I had almost ten days free between getting off work for Christmas vacation and flying to Texas to see my mother and brother for New Years. After careful consideration, I decided to spend that time in Mexico exploring the Yucatán Peninsula. This is the first of several posts about the unforgettable experiences I had backpacking the USA’s southern neighbor—Mexico is a country of incredible natural and cultural beauty, amazing (and cheap!) food, and some of the friendliest people I have ever met.
I started out the trip with my friend Ben, a fellow volunteer at Ya’axché. We spent the entire first day busing our way from Punta Gorda to Tulum, Mexico. The journey featured some extremely confusing road signs, a horrible immigration officer, a lovely immigration officer, a surprise time-zone change, barely passable Spanish, one wasted hostel reservation, two broken ATMs, three missed buses, and the best tamales we’d ever tasted. In the end, we made it to Tulum at midnight, drank a victory beer, and passed out at a hostel that happened to have two empty beds for us.
The next day, we awoke and explored the Tulum ruins. The Tulum ruins are far from the best Mayan ruins you’ll see; they’re not even the best within an hour’s travel of Tulum. But they ARE the only ones that are constructed on the coast, and the sight of ancient ruins on a cliff overlooking the bright blue Caribbean Sea alone is worth the entrance price.
Once we were satisfied with our ruin exploration, we made our way to the beach. Tulum’s beach is far and away the best beach I have ever seen. The sand is not only perfectly white, but downright pillowy; running your fingers through it feels akin to world-class therapy. The water is crystal clear and bright blue with sizeable enough waves in which to play, but not strong enough that you emerge from the water beat to pieces. As I was standing out in the water, I saw a whole school of silvery fish swim through a wave in front of me with perfect clarity. And the view, of course, is amazing: instead of high-rise hotels or beach resorts, the beach is backed by forests, cliffs, and Mayan ruins.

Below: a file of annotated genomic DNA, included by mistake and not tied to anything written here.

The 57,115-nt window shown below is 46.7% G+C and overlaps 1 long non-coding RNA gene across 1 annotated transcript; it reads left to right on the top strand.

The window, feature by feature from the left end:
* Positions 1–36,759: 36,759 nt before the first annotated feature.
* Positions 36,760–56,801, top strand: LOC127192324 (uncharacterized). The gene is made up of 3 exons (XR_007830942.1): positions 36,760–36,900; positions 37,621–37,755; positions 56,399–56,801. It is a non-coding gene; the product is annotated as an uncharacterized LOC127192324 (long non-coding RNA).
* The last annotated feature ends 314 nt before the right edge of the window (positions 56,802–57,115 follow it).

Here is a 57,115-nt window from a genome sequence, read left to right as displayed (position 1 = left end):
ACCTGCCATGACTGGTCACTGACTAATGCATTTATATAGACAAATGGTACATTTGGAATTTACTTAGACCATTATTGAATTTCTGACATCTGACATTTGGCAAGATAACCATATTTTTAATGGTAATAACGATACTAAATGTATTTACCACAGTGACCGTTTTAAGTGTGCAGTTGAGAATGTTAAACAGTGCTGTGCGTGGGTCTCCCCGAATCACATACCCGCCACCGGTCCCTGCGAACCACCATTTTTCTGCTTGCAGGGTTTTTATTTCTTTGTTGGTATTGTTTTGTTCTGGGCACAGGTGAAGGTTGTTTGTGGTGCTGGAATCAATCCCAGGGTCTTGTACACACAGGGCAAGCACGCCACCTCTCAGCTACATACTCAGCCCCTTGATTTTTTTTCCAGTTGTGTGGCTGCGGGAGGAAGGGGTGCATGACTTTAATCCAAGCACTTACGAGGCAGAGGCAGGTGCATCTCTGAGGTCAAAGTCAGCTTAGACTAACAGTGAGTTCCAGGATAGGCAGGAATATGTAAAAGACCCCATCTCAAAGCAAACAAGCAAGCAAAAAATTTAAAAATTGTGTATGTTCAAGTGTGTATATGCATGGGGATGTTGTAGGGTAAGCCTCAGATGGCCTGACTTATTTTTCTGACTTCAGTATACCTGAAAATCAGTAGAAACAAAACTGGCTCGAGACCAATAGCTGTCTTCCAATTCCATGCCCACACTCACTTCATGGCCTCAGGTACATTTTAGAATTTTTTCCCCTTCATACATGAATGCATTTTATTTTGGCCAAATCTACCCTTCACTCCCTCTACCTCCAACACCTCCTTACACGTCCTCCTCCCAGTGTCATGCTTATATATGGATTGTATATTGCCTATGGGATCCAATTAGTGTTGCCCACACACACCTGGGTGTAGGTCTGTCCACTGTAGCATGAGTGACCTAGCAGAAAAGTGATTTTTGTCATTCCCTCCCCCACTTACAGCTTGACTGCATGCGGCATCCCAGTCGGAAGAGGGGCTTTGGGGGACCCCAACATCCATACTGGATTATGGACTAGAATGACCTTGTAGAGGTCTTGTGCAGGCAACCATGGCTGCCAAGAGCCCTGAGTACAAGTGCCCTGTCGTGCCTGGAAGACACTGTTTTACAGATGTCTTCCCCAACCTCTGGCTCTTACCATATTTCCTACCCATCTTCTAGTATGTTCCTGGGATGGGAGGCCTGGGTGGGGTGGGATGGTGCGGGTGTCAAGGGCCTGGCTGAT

Seriously, every beautiful beach I have ever seen has only been approximating the Tulum beach.
After the beach, I showered and explored the charming town of Tulum Pueblo. Though definitely quite touristy, it’s not over the top. It still retains a feel and charm that is distinctly Tulum instead of that shiny, tacky, souvenir-shop-and-beach-bar culture that has infected seaside towns all over the world. I was able to eat a veritable pile of authentic Mexican tacos for less than $2 U.S, shop in cute boutiques featuring modern Mexican fashion, and hang out in a hip bar featuring cocktails made with local mescal and a dope Spanish-Jazz fusion band. The food I had in my two days in Tulum was the best I’d had in months; a bustling international community of hippies, backpackers, and beach-lovers keeps the culinary scene interesting, varied, and very veg-friendly. Alongside this chic-gourmet scene, though, it was also easy to find inexpensive authentic Mexican fare: one night I had tacos followed by gelato, and the next night I had a multi-grain veggie burger followed by a marquesita (a street food dessert that consists of a large, crispy crepe stuffed with cheese and Nutella). After three months in sleepy Punta Gorda, it was nice to find myself back in a town with plentiful cultural activity.